Diabetes is a lifelong condition that causes a person’s blood sugar (glucose) level to become too high. There are two main types of diabetes – type 1 and type 2. In type 1, the body’s immune system attacks and destroys the cells that produce insulin, while in type 2 the body doesn’t produce enough insulin or the cells don’t respond properly to the insulin that is produced. In both cases, the body is unable to use glucose properly which leads to high levels in the bloodstream. High blood sugar levels can cause a number of problems, including heart disease, stroke, vision loss, nerve damage, and even kidney failure. This is why it’s important to receive a diagnosis and treatment as soon as possible. Treatment for diabetes usually involves taking insulin as well as making lifestyle changes such as eating a healthy diet, exercising regularly, and maintaining a healthy weight.
Types of Diabetes
• Type 1 Diabetes
• Type 2 Diabetes
• Gestational Diabetes
• Latent Autoimmune Diabetes of Adults (LADA)
• Cystic Fibrosis Related Diabetes (CFRD)
• MODY – Maturity Onset Diabetes of the Young
What is type 1 diabetes?
Type 1 diabetes is a chronic health condition in which the body does not produce enough insulin on its own, requiring the body to rely on injections of insulin in order to process sugar, starches, and other food into energy. It is one of the most common chronic diseases in children and adolescents.
What is type 2 diabetes
Type 2 diabetes is a chronic condition in which the body does not produce enough of the hormone insulin or does not properly use the insulin it produces. Insulin helps the body to convert sugar and other kinds of food into energy. People with type 2 diabetes either have to take medication or make dietary and lifestyle changes to help manage their condition.
Causes of diabetes
1. Genetics: If you have a family history of diabetes, you may be at a higher risk for developing the condition.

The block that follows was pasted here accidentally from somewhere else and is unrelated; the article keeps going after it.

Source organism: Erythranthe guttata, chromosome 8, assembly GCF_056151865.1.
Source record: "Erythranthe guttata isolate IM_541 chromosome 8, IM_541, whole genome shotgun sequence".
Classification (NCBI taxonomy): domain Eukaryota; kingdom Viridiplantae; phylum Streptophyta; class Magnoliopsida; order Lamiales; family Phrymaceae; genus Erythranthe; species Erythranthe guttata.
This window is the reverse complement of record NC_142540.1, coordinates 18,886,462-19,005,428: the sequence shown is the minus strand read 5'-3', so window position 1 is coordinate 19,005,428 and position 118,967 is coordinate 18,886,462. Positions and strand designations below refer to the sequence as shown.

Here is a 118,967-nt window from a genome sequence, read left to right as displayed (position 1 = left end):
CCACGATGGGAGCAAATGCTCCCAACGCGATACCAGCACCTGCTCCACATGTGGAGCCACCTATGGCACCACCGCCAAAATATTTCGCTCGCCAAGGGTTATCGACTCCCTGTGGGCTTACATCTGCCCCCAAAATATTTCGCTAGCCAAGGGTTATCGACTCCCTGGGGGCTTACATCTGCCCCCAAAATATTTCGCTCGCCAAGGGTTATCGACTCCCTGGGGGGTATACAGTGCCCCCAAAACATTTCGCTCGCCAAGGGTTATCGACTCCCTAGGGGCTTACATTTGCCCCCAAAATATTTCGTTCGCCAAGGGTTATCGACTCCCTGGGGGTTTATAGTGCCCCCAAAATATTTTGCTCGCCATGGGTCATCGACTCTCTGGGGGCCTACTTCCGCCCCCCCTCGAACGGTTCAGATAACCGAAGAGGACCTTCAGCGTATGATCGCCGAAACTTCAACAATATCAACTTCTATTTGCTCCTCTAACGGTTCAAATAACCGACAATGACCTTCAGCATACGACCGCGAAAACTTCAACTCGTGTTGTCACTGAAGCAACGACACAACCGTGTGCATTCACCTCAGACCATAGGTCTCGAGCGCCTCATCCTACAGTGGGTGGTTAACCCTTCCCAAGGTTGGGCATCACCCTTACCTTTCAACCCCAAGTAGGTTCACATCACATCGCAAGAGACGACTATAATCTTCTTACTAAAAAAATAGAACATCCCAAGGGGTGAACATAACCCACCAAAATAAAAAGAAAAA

2. Obesity and Inactivity: Being overweight or inactive can lead to diabetes by causing your body to become resistant to insulin or by not producing enough insulin to maintain a healthy blood sugar level.
3. High blood pressure: Having a diagnosis of hypertension (high blood pressure) increases your risk of developing diabetes.
4. Unhealthy Diet: Eating an unhealthy diet consisting of highly refined carbs, saturated fat, and trans fat can weaken your body’s ability to properly process glucose, leading to diabetes.
5. Sleep Disruption: Not getting enough quality sleep can increase your risk for diabetes by disrupting your body’s metabolism and glucose production.
6. Certain Medications: Some medications, such as steroids or high-dose antipsychotics, can increase your chance of developing diabetes.
Diabetes is caused by the body either not producing enough insulin or not using insulin properly. Insulin is a hormone produced by the pancreas and is used to convert glucose (sugar) in the blood into energy that the body can use. If insulin cannot process the glucose properly, it builds up in the bloodstream, leading to an increase in blood sugar levels, which is what causes diabetes. Genetics and lifestyle factors, such as being overweight or having an unhealthy diet, can also increase the risk of diabetes.
The main symptoms of type 2 diabetes are:
1. Increased thirst and frequent urination
2. Extreme hunger
3. Unusual weight loss
5. Blurry vision
6. Slow-healing sores
7. Frequent/recurring infections
8. Dark, velvety patches of skin
How to prevent diabetes?
1. Eat Healthily: Eating a balanced diet can help manage weight, blood glucose levels, and cholesterol. Focus on making healthier food choices such as eating more fresh fruits, vegetables, whole grains, lean proteins, and healthy fats.
2. Stay Active: Aim for at least 30 minutes of physical activity every day that includes aerobic and strength training. Exercise helps to regulate blood sugar, lose excess weight, and reduce insulin resistance.
3. Maintain a Healthy Weight: Weight management is key for preventing diabetes, as excess weight can increase insulin resistance. Reduce your calories if you need to lose weight and focus on healthy eating habits.
4. Get Enough Sleep: Getting enough quality sleep is essential for overall health and can help regulate blood sugar. Aim for 7 or 8 hours of sleep each night.
5. Limit Alcohol Intake: It’s important to limit alcohol consumption, as excessive drinking can affect blood glucose levels. Avoid drinking more than one drink per day for women or two drinks per day for men.
6. Quit Smoking: Smoking increases your risk of diabetes as well as many other chronic health conditions. If you’re a smoker, try to quit as soon as possible.
7. Learn to Manage Stress: Stress can cause our bodies to release the stress hormone “cortisol”, which can disrupt the balance of glucose in the body and increase the risk of diabetes. Consider trying stress-reducing activities such as yoga, meditation, or journaling.